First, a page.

Zen and the art of building maintenance
By understanding buildings as integrated systems of dynamic layers, we open up new possibilities for shaping them in ways that can benefit more people for longer.
“A building is not something you finish. A building is something you start.”
— Stewart Brand
The Buddha and 18th-century Scottish philosopher David Hume might not be the first people you’d turn to for advice on building design. But a closer look at one of their central theories offers some surprising lessons. You are not who you think you are, according to both thinkers. It may feel as though you have some intrinsic essence that remains independent and unchanging, but this is an illusion.
You are nothing more than a bundle of properties, perceptions and experiences without any underlying cohesion, forever changing from moment to moment.
So, how does this apply to buildings? The work of Frank Duffy, one of the most influential workplace designers of the late 20th century, offers some clues. To Duffy, the nature of organizational and technological change means that a building should not be regarded as a singular entity fixed in space and time — “There isn’t such a thing as a building,” he says. Rather, there is a system of layers, each operating at different speeds and scales.
This concept was later popularized by Stewart Brand, the US futurist and tech visionary, whose 1994 book How Buildings Learn expanded on Duffy’s theories. A building is comprised of six “shearing layers”, Brand writes, each with different lifespans, ranging from centuries and decades (for the Site, Structure, and Skin) to years (for the Services and Space Plan), even to months (for Stuff such as furniture and computers). There is an overall hierarchy — Site dominates Structure, which dominates Skin, and so on — but buildings where faster layers aren’t hindered by slower ones are more adaptable to change, therefore more resilient and ultimately more useful.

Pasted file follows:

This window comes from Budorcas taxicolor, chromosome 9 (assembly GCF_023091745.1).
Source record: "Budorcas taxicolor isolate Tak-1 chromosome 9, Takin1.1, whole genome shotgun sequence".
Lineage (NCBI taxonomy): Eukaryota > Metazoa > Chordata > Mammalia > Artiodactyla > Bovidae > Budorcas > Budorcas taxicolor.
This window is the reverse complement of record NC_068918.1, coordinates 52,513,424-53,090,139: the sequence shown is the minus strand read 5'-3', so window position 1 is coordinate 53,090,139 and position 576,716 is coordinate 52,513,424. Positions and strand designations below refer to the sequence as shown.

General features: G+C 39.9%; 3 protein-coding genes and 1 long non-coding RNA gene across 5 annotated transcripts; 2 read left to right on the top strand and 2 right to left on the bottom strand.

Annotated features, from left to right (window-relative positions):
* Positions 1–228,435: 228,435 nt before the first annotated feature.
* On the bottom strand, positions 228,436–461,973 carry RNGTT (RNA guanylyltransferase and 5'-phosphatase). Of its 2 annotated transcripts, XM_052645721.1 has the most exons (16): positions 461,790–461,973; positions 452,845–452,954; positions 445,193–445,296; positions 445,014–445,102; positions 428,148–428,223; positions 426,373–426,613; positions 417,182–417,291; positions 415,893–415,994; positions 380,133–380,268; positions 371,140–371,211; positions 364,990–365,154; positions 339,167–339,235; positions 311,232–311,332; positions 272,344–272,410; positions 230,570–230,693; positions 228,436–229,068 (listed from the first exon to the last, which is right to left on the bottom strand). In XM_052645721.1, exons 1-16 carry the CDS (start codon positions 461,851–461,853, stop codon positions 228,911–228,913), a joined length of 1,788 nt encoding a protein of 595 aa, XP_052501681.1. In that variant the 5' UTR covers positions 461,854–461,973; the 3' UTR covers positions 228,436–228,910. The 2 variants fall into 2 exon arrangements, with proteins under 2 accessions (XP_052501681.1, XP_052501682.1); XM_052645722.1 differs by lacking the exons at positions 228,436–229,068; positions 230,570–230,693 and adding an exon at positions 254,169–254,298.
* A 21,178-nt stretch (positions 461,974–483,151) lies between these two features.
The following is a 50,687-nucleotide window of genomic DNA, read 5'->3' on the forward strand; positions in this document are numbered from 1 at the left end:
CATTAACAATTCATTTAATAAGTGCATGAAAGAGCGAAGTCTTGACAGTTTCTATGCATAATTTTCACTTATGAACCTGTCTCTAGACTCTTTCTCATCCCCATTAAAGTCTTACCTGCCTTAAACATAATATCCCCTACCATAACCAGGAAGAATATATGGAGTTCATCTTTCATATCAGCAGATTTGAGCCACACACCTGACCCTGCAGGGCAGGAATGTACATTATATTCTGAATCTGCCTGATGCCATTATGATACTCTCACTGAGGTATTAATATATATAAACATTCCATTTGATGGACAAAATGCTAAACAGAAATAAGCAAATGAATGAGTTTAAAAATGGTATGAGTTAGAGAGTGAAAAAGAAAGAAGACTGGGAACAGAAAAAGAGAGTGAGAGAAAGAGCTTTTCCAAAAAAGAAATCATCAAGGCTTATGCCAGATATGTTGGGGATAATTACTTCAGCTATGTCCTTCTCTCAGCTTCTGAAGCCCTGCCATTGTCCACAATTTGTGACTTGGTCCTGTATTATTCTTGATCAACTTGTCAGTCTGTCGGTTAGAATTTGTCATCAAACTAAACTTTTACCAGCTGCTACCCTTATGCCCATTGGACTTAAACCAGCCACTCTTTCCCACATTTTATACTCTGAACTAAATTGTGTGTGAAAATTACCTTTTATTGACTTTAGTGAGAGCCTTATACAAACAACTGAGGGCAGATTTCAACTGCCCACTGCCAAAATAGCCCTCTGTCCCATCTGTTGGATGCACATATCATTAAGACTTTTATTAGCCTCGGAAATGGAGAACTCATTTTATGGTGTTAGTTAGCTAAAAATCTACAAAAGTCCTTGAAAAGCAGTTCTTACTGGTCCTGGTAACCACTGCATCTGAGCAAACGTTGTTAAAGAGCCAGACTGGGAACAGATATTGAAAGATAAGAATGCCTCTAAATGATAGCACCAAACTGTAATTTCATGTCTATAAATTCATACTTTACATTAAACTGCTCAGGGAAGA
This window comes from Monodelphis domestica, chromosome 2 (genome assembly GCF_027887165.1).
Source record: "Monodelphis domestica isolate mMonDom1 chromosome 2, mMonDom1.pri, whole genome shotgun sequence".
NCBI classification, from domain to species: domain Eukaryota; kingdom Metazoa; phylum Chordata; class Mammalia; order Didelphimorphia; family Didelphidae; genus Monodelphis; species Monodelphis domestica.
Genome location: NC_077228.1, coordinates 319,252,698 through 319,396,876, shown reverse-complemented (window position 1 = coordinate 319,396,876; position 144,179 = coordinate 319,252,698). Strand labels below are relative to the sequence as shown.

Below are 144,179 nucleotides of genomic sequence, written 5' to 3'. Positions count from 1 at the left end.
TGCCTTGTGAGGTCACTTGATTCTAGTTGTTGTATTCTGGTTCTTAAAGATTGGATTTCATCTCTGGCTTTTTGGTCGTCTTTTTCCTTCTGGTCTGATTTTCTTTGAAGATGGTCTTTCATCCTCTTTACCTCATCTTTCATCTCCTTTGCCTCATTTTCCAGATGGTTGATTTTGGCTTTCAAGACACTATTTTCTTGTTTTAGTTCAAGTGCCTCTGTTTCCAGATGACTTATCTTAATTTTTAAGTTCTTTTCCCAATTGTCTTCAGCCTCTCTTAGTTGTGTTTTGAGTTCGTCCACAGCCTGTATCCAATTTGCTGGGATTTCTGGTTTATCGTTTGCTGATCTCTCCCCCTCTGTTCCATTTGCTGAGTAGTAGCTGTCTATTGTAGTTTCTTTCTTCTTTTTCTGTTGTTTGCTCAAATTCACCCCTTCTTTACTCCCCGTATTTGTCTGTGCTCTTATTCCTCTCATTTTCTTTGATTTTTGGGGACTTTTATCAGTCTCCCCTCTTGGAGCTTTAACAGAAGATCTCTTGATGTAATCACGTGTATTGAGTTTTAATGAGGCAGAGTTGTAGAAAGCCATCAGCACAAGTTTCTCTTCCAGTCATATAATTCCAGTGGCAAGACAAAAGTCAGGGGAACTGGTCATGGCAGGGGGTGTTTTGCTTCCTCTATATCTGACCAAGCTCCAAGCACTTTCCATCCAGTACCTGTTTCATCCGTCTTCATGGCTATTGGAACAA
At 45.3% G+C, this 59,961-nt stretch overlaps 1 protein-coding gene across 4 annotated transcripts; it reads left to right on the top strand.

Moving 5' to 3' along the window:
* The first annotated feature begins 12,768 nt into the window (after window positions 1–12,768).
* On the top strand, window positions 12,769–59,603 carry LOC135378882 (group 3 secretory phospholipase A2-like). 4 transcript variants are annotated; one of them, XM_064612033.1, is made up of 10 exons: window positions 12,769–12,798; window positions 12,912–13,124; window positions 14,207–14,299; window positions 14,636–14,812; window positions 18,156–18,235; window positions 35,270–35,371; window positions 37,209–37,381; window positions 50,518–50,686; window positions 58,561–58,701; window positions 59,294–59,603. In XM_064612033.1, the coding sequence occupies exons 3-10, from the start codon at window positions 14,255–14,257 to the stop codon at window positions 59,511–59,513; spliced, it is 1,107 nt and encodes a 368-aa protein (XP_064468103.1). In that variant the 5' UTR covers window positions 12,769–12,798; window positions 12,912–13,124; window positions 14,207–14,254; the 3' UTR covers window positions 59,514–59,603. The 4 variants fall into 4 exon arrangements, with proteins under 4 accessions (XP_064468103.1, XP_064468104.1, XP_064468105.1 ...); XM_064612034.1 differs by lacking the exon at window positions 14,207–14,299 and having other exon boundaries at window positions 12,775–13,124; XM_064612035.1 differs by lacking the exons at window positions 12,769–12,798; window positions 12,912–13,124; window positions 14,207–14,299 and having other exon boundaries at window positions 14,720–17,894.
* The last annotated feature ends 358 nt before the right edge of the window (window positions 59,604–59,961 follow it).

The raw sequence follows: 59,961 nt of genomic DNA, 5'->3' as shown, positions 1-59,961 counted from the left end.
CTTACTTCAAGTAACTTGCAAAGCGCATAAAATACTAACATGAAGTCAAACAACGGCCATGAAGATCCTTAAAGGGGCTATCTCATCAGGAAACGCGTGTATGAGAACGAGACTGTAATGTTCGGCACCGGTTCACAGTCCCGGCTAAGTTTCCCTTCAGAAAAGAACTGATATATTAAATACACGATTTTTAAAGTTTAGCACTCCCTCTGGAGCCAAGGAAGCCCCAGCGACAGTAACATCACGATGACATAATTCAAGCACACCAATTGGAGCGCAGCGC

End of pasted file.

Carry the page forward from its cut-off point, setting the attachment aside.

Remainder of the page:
Buildings where faster layers aren’t hindered by slower ones are more adaptable to change, therefore more resilient and ultimately more useful.
Although some layers have longer life cycles than others, they all inevitably degrade over time. Systems grow inefficient. Furniture becomes outdated. Concrete cracks. This progression towards degradation and disorder — entropy — reveals itself in ordinary ways all around us: desks get cluttered, coffee loses heat. To maintain order, energy must be added to the system, for example by reheating your coffee.
Likewise, for buildings to remain successful, effort and resources must be expended through regular maintenance and upgrades. The question is not whether entropy can be prevented (it can’t), but how it can be controlled, planned for, and worked with. “More than any other human artefact, buildings excel at improving with time, if they are given a chance,” writes Brand. And maintenance is key. “No maintenance, no building.”
Buildings can be improved by adapting to their occupants’ evolving needs over time. The best way to accommodate this is by considering the life cycle of each layer and designing them in a way that invites ongoing maintenance and flexibility. This requires asking questions about future operations and adaptation early in the design process, followed up with post-occupancy user feedback.
“More than any other human artefact, buildings excel at improving with time, if they are given a chance.”
The climate crisis serves to make this issue more tangible. For cities to achieve deep carbon reductions, most buildings that currently exist will need to be retrofitted to zero carbon. But what’s often forgotten is that the buildings being designed and constructed now will also need to be retrofitted to zero carbon at some point in the future.
With the price of carbon expected to rise, it will cost more for a new building to be retrofitted at some point in the future than it will to just design it to zero carbon now; but it will cost even more if that new building is designed in a way that makes retrofits more difficult. For example, several cities are now transitioning to be all-electric to meet their carbon targets. Each layer of a new building should take this into consideration now.
The traditional notion that a building is a fixed entity still dominates contemporary architecture — but this too is an illusion. Instead, by understanding buildings as integrated systems of dynamic layers, we open up new possibilities for shaping them in ways that can benefit more people for longer.
When thought of in this way, it’s easy to see how the building designers of today can serve as a vital link to the building retrofits of tomorrow. As Brand says, “A building is not something you finish. A building is something you start.”
Originally published in The Possible magazine.